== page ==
High-Level Design

Before we began our design, there are some issues that we need to consider:

1) Materials
Here is a list of materials we used: -2 Atmel 90s8515 microcontrollers.
-2 STK200 boards. (One supply by ourselves)
-2 4x20 LCD. (model Seiko L2014)
-2 RF transmitters (TWS-434, from www.rentron.com)
-2 RF receivers (RWS-434, from www.rentron.com)
-2 pairs of holtek640/648L encoder/decoder chips (from www.rentron.com)

2) Handshaking
One of the biggest issues is that we had to consider was the fact that all the RF components are operating at the same 433.92 MHz range. This means that a delicate handshaking scheme needs to be developed in order to ensure correct communication. It turns out there are many cases that need to be taken into account. For example, what to do when both transmitters are transmitting, when not to transmit, when not to receive. How to let the other device know what my device is doing, and so forth. Even though a full-duplex operation is not possible with these same frequency components, it is really not a problem since we are dealing with data exchange. Unlike voice communication, sending a message occurs much less frequently. And therefore the overall performance is acceptable even without full-duplex. (Please reference program design section for more detailed implementations of the handshaking process).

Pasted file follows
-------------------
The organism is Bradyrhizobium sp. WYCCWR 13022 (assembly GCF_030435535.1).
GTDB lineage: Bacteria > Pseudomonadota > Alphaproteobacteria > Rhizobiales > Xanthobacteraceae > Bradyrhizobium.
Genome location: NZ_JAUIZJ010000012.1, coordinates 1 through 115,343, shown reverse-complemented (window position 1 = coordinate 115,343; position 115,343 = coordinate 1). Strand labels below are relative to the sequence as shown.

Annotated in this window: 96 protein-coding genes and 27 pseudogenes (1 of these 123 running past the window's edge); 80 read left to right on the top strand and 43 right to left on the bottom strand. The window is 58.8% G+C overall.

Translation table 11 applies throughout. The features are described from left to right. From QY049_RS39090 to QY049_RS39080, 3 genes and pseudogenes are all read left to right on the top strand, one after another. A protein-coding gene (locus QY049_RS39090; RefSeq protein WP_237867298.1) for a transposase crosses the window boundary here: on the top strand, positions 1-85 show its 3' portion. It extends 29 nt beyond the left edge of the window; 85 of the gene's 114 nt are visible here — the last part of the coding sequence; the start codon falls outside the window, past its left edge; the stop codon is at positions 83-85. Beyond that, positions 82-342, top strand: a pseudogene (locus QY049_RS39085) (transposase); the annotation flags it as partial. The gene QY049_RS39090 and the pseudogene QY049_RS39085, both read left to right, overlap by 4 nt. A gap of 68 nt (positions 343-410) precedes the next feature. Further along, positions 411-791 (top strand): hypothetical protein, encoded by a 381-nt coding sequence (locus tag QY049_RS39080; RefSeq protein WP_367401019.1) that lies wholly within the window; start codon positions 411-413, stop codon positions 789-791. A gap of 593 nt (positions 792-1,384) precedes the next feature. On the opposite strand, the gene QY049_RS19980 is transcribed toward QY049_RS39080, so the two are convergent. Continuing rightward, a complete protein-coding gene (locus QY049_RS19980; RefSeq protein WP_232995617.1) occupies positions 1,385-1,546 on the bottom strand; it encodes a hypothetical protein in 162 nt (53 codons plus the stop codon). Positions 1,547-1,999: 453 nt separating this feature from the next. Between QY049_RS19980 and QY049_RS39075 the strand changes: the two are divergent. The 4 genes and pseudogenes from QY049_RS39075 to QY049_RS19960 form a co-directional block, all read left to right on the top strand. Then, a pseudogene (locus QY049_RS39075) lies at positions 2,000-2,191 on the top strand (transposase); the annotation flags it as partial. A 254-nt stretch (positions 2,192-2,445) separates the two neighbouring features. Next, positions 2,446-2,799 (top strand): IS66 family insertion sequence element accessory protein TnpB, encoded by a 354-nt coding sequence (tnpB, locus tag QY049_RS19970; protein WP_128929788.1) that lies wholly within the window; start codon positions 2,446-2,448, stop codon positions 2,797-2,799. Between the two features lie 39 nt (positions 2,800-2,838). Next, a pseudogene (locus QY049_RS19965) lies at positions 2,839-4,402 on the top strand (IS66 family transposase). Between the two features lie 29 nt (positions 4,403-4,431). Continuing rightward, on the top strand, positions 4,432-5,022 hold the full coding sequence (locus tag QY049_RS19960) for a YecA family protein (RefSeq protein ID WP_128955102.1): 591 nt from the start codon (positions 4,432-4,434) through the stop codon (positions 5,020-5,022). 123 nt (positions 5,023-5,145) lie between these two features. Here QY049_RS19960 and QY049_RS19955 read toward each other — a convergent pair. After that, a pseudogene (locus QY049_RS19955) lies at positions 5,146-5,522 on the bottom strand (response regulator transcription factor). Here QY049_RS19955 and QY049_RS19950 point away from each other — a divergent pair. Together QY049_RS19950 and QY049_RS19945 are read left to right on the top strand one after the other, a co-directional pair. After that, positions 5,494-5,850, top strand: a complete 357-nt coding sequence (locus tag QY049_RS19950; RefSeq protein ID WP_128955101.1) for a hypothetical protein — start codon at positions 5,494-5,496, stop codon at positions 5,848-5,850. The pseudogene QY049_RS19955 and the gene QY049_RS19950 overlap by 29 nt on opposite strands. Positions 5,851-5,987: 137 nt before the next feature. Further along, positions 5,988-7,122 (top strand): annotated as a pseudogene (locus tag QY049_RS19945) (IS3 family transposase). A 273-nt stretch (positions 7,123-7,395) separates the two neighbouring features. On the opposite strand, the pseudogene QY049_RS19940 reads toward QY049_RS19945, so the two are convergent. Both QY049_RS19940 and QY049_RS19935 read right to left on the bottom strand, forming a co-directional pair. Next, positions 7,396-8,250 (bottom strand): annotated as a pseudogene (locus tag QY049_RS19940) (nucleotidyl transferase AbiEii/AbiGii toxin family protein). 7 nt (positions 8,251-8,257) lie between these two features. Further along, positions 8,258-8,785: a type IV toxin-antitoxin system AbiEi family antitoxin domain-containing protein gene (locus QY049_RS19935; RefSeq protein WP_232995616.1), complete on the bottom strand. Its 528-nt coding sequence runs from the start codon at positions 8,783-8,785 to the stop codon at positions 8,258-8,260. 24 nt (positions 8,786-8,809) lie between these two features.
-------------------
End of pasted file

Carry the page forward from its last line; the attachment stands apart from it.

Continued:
3) Hardware pin/port requirements
Another issue is that we needed (per device) 8 pins for transmitter, 8 pins for receiver, 8 pins for LCD, 1 pin for Transmit Enable on the transmitter, and pins for the keypad input. However, since the Atmel 90s8515 mcu only support 4 ports = 32 pins, we had to sacrifice the 1 keypad pin (thus disabling 1 column). The consequence of this is that we had to use 2 shift keys to get as much keys as possible. Still, we were only able to get from 'a' to 'w' plus 'space', 'clear', and 'send' keys. Programming then gets more complicated because now when I charge and discharge PORTB to read in the keypad, I have to take the 1 less pin into effect. (Please refer to hardware design for the pinout of the circuit.)

Here is the keymap for the key pad:

Site developed by Johnny Tseng and Ajay Deonarine.